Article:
Nicaragua’s government said more than one hundred prisoners arrested during recent anti-government protests were freed (Reuters: HT-CFR) this week under a new amnesty law. Human rights groups and members of the opposition have criticized the new law, saying it also protects security forces who committed rights abuses during the pro-democracy protests.
“We repeat our call for the unconditional release of all who have been arbitrarily detained in Nicaragua,” said United States Department of State spokesman Morgan Ortagus. “The United States categorically rejects a so-called ‘blanket amnesty’ that would conditionally absolve those involved in human rights abuses and violations even while still prohibiting the exercise of basic human rights by the Nicaraguan people,” he added in a post on Restoring Fundamental Freedoms in Nicaragua.
Julio Montenegro is not celebrating the releases either, notes analyst Jake Kincaid. He bitterly opposes the plan, as do the released prisoners and their families. They say it lets the government off the hook for its own crimes, and it should admit that his clients, along with the other 700 people arrested during the crisis, were innocent. Meanwhile, more than 60,000 are in exile and fear returning to the country, he writes for Ozy’s Daily Dose:
Montenegro, along with opposition group Unidad Nacional Azul y Blanco, is demanding that a transitional justice system be put in place to prosecute and investigate crimes committed during the conflict. “That part of the story is hard to erase,” Montenegro says. “When I remember them, it fills me with a feeling — well, there is a song that says that men shouldn’t cry, but I think it is difficult sometimes with the experience we lawyers who have been close to our clients have had, living a little bit of their story.”
Ending Nicaragua’s year-long civil unrest
Regardless of the approach that the United States and the international community decide to take, one thing is certain—if they are to avoid further bloodshed and end this civil crisis peacefully, they must present a unified front in order to push back against a sitting president who has the backing of the Nicaraguan national military, police and various paramilitary groups, says R Street analyst Kristen Nyman.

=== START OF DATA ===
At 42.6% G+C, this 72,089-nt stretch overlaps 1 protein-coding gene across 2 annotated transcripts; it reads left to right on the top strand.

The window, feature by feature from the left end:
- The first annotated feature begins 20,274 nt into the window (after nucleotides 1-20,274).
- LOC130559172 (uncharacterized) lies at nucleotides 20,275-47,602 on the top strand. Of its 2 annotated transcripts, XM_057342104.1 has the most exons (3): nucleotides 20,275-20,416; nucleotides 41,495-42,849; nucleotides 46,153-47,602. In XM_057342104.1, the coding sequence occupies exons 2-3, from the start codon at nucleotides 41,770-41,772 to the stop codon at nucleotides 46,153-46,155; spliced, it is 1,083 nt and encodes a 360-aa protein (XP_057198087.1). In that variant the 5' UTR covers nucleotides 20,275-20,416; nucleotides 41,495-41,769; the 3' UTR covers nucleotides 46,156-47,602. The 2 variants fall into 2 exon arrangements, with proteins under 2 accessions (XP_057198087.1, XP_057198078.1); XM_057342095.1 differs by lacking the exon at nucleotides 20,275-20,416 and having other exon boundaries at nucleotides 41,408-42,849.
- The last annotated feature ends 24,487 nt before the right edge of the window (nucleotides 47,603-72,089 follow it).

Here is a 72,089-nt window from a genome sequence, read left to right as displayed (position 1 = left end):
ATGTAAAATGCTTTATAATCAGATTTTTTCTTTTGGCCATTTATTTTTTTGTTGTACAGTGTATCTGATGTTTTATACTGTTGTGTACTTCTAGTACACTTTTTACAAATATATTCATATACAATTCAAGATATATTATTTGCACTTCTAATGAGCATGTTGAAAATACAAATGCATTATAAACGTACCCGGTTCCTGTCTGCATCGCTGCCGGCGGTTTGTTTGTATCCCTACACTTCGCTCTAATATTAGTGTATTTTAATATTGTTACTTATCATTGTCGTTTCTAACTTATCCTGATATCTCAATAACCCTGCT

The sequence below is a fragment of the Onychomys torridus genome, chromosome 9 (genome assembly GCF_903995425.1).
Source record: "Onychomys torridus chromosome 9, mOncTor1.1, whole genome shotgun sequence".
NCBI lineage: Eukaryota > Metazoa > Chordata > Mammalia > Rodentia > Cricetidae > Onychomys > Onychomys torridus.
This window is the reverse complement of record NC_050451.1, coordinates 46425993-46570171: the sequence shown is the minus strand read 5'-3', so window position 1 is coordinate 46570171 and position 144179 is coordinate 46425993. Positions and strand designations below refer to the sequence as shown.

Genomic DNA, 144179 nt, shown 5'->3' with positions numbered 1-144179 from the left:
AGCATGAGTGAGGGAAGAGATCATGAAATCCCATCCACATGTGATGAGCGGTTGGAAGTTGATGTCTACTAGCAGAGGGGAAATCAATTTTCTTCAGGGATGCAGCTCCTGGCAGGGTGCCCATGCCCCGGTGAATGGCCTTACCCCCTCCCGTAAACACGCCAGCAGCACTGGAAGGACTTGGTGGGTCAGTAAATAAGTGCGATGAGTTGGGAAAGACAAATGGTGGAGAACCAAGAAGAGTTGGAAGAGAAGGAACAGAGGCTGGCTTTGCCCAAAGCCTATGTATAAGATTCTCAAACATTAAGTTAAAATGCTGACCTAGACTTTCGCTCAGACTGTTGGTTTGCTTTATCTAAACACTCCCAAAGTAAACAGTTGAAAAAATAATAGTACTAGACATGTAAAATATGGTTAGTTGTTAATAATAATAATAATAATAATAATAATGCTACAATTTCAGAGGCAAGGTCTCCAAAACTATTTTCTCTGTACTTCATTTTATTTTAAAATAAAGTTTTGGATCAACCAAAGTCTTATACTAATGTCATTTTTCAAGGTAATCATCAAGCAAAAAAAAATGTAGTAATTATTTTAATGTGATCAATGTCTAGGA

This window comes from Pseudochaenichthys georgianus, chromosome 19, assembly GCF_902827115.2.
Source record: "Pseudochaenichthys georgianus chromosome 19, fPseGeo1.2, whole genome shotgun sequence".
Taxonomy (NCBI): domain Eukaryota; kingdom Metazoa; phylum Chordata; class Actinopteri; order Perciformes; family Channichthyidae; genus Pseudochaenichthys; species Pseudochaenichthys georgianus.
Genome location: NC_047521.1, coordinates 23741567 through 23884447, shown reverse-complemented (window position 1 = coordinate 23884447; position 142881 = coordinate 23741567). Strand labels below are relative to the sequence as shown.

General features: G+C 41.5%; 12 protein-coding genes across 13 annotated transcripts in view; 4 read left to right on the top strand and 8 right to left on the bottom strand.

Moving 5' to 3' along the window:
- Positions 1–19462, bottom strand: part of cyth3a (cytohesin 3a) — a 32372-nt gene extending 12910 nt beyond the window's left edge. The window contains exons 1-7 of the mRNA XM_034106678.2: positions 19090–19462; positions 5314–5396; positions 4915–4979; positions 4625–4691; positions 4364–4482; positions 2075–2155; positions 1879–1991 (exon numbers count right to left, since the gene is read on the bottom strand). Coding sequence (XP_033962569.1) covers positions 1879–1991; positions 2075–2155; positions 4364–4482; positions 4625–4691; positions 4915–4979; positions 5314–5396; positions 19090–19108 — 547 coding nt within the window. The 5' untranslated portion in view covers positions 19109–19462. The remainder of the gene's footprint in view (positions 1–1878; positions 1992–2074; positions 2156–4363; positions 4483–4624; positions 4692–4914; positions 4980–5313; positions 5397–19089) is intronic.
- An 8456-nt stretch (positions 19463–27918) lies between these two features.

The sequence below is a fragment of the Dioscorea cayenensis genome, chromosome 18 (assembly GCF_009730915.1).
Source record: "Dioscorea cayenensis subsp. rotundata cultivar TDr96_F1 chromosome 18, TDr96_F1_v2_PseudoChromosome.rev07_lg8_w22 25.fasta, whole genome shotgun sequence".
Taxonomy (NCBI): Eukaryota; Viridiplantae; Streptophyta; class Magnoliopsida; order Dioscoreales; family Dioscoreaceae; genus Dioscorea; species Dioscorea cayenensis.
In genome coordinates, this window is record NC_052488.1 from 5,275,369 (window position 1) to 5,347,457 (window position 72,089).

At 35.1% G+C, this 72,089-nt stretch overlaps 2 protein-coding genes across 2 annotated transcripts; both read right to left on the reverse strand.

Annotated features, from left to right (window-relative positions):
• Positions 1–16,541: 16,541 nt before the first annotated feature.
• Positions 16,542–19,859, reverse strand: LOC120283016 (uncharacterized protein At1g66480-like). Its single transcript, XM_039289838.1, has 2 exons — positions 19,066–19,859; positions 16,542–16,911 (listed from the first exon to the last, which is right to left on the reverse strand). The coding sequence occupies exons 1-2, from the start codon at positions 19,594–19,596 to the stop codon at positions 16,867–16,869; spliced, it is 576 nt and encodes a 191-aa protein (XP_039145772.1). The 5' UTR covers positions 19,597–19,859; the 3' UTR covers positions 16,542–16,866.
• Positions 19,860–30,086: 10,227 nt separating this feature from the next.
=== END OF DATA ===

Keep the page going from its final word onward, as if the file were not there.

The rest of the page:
The U.S. Congress should press the executive branch to impose targeted sanctions, including travel bans and asset freezes, against senior Nicaraguan government officials responsible for abuses, Human Rights Watch said this week in testimony before the US Congress.
In the context of protests against the administration of President Daniel Ortega, more than 300 people have been killed, 2,000 injured, and hundreds detained, with abuses against detainees that in some cases amount to torture, said José Miguel Vivanco, Americas director at Human Rights Watch. Nicaraguan authorities have harassed independent civil society groups and journalists, he testified before the US House of Representatives Committee on Foreign Affairs, Subcommittee on the Western Hemisphere, Civilian Security, and Trade, on the crackdown in Nicaragua.
“Human Rights Watch is extremely concerned about the lack of accountability for perpetrators of human rights violations in Nicaragua,” Vivanco said. “The US government should take a strong stance against atrocities in Nicaragua by imposing targeted sanctions on top officials who bear responsibility for egregious abuses.”
A recent CSIS forum titled, Working Towards a Hemisphere of Freedom: Connecting Democratic Leaders in Cuba, Nicaragua, and Venezuela, featured opening remarks by U.S. Senator Robert Menendez (D-NJ), while National Endowment for Democracy president Carl Gershman participated in a conversation with House International Relations Committee Chairwoman Ileana Ros-Lehtinen (R-FL) and USAID Administrator Amb. Mark Green.